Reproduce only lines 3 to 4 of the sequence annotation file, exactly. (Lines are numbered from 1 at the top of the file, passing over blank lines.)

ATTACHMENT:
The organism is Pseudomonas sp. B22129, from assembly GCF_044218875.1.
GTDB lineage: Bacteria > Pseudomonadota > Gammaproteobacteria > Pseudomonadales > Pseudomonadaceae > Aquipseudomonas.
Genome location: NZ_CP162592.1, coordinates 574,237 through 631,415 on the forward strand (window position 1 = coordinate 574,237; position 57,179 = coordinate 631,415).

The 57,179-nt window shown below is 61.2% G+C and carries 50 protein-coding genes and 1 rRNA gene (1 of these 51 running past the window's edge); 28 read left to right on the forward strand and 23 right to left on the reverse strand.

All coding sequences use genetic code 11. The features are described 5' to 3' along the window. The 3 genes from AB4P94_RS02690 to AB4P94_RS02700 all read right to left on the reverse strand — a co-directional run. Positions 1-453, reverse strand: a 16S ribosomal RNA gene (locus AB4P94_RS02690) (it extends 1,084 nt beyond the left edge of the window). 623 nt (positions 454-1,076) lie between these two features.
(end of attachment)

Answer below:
Genome location: NZ_CP162592.1, coordinates 574,237 through 631,415 on the forward strand (window position 1 = coordinate 574,237; position 57,179 = coordinate 631,415).

The 57,179-nt window shown below is 61.2% G+C and carries 50 protein-coding genes and 1 rRNA gene (1 of these 51 running past the window's edge); 28 read left to right on the forward strand and 23 right to left on the reverse strand.